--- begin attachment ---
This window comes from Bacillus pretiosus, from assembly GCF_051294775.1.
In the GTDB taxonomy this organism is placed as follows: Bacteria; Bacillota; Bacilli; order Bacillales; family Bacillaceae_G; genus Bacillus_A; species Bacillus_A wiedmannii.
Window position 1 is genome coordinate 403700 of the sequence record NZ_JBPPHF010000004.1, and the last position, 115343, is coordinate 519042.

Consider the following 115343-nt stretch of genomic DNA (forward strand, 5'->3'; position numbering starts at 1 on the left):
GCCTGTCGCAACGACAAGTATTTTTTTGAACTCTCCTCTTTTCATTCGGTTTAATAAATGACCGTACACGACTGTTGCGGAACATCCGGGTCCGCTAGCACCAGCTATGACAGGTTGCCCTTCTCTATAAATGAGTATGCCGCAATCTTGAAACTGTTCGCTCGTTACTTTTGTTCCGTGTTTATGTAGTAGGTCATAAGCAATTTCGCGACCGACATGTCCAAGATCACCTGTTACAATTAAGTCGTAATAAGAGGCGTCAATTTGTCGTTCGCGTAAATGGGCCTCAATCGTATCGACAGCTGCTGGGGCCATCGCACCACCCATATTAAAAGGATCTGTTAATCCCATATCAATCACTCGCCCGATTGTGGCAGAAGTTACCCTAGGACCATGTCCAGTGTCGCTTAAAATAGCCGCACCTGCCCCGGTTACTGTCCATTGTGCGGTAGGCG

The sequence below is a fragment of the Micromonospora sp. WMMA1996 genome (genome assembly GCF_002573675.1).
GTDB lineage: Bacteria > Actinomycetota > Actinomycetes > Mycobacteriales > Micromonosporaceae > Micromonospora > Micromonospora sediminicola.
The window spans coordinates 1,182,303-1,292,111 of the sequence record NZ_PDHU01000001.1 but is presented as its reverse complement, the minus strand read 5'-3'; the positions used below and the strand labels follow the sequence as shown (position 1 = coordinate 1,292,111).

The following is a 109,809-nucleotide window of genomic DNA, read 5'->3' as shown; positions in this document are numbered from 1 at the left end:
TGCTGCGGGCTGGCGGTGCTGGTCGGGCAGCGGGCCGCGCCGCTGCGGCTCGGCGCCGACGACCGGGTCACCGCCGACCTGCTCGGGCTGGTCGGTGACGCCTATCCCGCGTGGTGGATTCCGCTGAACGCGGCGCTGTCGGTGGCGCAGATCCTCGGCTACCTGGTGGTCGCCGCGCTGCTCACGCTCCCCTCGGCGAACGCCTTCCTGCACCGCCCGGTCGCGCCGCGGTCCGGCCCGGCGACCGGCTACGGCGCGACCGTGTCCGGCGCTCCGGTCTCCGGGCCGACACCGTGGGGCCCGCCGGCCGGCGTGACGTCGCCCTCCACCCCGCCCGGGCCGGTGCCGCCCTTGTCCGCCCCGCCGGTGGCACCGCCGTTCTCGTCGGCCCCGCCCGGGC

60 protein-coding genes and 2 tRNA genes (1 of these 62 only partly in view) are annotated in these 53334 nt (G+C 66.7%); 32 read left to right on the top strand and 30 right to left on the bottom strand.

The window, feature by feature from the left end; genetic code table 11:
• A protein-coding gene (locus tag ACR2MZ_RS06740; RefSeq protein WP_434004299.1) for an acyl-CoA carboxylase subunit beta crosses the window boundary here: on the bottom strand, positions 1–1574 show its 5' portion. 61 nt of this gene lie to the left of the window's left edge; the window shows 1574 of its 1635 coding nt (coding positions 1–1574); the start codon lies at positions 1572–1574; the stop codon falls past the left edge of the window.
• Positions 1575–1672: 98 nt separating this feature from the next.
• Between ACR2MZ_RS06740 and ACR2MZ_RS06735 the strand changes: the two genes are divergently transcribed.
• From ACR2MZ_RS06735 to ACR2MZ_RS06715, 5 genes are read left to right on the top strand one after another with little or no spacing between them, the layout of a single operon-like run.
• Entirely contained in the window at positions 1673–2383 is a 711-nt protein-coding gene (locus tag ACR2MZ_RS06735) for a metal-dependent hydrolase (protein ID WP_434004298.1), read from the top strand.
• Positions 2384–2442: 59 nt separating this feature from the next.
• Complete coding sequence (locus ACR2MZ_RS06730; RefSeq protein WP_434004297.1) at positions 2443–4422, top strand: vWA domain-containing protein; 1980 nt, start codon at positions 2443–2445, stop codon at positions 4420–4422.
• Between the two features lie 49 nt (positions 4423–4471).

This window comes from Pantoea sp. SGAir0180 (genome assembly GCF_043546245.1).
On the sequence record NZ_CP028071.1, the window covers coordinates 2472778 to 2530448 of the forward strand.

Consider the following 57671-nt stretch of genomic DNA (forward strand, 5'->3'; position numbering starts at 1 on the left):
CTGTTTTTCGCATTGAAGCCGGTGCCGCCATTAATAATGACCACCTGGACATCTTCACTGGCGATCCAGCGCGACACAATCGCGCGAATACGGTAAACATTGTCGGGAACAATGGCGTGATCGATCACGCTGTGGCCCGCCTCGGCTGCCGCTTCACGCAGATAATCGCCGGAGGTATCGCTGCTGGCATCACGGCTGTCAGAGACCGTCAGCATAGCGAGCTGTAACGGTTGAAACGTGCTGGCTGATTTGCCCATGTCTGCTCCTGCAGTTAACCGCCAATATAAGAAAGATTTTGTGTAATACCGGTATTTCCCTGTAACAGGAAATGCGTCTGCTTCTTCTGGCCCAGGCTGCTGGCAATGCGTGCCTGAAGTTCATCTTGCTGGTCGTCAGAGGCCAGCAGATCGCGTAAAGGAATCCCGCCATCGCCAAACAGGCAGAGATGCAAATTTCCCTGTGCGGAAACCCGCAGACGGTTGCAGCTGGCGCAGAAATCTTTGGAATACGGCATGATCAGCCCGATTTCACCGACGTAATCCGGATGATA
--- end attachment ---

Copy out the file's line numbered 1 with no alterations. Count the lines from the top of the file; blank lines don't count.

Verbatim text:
This window comes from Bacillus pretiosus, from assembly GCF_051294775.1.